Michael looked at her in an absentminded fashion. It seemed as if he really and truly had not heard anything said. He didn't answer.

Connie came to stand beside her father. "Make him do it," she said to the Don. Her two hands rested affectionately on his shoulders and she rubbed his neck. She was the only one who was ever so familiar with the Don. Her affection for her father was touching. It was trusting, like a little girl's. The Don patted one of her hands and said, "We're all starving here. Put the spaghetti on the table and then chatter."

Connie turned to her husband and said, "Carlo, you tell Mike to get his face fixed. Maybe he'll listen to you." Her voice implied that Michael and Carlo Rizzi had some friendly relationship over and above anyone else's.

Carlo, handsomely sunburned, blond hair neatly cut and combed, sipped at his glass of homemade wine and said, "Nobody can tell Mike what to do." Carlo had become a different man since moving into the mall. He knew his place in the Family and kept to it.

There was something that Kay didn't understand in all this, something that didn't quite meet the eye. As a woman she could see that Connie was deliberately charming her father, though it was beautifully done and even sincere. Yet it was not spontaneous. Carlo's reply had been a manly knuckling of his forehead. Michael had absolutely ignored everything.

Kay didn't care about her husband's disfigurement but she worried about his sinus trouble which sprang from it. Surgery repair of the face would cure the sinus also. For that reason she wanted Michael to enter the hospital and get the necessary work done. But she understood that in a curious way he desired his disfigurement. She was sure that the Don understood this too.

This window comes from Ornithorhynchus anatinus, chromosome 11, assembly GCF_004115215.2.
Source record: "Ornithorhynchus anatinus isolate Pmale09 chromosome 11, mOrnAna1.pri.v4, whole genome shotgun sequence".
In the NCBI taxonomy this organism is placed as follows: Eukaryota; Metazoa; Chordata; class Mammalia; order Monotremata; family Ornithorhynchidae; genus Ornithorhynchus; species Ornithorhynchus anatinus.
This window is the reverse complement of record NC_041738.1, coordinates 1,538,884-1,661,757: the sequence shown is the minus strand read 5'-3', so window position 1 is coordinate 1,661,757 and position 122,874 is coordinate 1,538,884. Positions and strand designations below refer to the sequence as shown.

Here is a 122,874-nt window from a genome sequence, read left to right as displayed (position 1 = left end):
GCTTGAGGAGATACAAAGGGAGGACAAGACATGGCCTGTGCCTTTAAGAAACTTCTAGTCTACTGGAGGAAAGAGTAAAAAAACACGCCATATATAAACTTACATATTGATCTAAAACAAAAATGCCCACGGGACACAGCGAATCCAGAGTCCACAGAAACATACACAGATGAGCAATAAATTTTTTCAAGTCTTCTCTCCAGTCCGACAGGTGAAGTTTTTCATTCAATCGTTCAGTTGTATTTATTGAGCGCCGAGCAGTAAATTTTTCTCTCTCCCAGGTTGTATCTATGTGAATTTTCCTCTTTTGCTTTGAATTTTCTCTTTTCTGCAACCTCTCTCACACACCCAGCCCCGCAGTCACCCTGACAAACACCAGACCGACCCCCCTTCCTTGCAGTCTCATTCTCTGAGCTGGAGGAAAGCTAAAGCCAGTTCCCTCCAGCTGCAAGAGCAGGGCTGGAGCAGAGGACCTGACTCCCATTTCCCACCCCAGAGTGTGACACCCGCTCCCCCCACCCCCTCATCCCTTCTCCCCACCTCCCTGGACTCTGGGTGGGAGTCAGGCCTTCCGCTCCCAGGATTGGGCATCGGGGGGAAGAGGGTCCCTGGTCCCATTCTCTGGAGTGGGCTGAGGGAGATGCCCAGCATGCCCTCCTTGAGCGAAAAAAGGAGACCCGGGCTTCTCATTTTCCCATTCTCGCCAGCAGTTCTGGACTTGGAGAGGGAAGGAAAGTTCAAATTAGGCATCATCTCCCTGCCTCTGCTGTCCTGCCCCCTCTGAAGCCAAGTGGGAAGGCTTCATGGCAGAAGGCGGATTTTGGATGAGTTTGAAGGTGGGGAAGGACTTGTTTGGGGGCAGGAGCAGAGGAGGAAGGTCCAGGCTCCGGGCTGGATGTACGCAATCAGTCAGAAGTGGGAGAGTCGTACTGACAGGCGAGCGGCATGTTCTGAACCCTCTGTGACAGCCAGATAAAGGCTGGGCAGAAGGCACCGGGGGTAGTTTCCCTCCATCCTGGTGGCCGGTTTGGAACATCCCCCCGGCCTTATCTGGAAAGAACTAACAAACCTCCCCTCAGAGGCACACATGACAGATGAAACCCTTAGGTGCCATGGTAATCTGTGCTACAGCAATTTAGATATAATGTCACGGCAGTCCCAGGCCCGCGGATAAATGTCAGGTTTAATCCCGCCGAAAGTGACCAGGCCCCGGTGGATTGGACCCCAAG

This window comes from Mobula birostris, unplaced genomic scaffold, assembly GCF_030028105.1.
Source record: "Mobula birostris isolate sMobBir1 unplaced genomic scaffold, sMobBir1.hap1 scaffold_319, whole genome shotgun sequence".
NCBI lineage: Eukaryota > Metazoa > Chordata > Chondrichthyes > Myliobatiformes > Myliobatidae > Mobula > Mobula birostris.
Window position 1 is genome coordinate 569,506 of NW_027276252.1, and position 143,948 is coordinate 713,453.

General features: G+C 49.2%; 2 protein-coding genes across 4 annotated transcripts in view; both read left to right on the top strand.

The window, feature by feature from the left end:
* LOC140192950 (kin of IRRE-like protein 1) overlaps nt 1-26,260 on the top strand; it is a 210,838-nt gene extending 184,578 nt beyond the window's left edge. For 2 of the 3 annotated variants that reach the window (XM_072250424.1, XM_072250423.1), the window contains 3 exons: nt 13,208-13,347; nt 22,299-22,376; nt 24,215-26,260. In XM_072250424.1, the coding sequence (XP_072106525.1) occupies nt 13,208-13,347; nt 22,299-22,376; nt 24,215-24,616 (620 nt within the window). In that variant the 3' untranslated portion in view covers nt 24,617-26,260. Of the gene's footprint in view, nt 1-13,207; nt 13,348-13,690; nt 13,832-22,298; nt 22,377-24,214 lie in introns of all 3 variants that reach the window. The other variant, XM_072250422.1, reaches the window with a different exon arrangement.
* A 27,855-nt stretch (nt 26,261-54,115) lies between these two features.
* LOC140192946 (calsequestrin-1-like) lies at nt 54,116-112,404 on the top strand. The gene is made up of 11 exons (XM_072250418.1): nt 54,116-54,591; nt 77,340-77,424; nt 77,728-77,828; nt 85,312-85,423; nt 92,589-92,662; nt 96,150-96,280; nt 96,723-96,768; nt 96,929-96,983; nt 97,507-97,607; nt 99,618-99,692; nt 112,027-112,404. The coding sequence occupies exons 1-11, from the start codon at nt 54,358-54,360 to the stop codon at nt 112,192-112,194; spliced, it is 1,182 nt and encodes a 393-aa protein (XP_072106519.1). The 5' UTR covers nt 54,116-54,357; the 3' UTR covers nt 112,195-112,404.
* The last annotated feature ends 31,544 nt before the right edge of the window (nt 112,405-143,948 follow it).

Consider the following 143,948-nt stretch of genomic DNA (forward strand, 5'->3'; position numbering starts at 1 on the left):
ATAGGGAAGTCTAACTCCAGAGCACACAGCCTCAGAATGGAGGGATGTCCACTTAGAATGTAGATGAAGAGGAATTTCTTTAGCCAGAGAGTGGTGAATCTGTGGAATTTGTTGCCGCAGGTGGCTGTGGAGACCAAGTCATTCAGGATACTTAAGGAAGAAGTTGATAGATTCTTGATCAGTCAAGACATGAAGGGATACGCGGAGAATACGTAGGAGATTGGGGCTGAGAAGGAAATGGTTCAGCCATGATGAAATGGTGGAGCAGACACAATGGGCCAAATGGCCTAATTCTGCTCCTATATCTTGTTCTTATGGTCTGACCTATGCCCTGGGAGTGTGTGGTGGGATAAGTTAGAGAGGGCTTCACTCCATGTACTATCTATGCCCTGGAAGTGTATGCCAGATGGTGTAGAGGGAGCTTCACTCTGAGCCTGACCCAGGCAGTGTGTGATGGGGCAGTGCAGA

But after Kay gave birth to her first child, she was surprised by Michael asking her, "Do you want me to get my face fixed?"

Kay nodded. "You know how kids are, your son will feel bad about your face when he gets old enough to understand it's not normal. I just don't want our child to see it. I don't mind at all, honestly, Michael."

"OK." He smiled at her. "I'll do it."

He waited until she was home from the hospital and then made all the necessary arrangements. The operation was successful. The cheek indentation was now just barely noticeable.

Everybody in the Family was delighted, but Connie more so than anyone. She visited Michael every day in the hospital, dragging Carlo along. When Michael came home, she gave him a big hug and a kiss and looked at him admiringly and said, "Now you're my handsome brother again."

Only the Don was unimpressed, shrugging his shoulders and remarking, "What's the difference?"

But Kay was grateful. She knew that Michael had done it against all his own inclinations. Had done it because she had asked him to, and that she was the only person in the world who could make him act against his own nature.

On the afternoon of Michael's return from Vegas, Rocco Lampone drove the limousine to the mall to pick up Kay so that she could meet her husband at the airport. She always met her husband when he arrived from out of town, mostly because she felt lonely without him, living as she did in the fortified mall.

She saw him come off the plane with Tom Hagen and the new man he had working for him, Albert Neri. Kay didn't care much for Neri, he reminded her of Luca Brasi in his quiet ferociousness. She saw Neri drop behind Michael and off to the side, saw his quick penetrating glance as his eyes swept over everybody nearby. It was Neri who first spotted Kay and touched Michael's shoulder to make him look in the proper direction.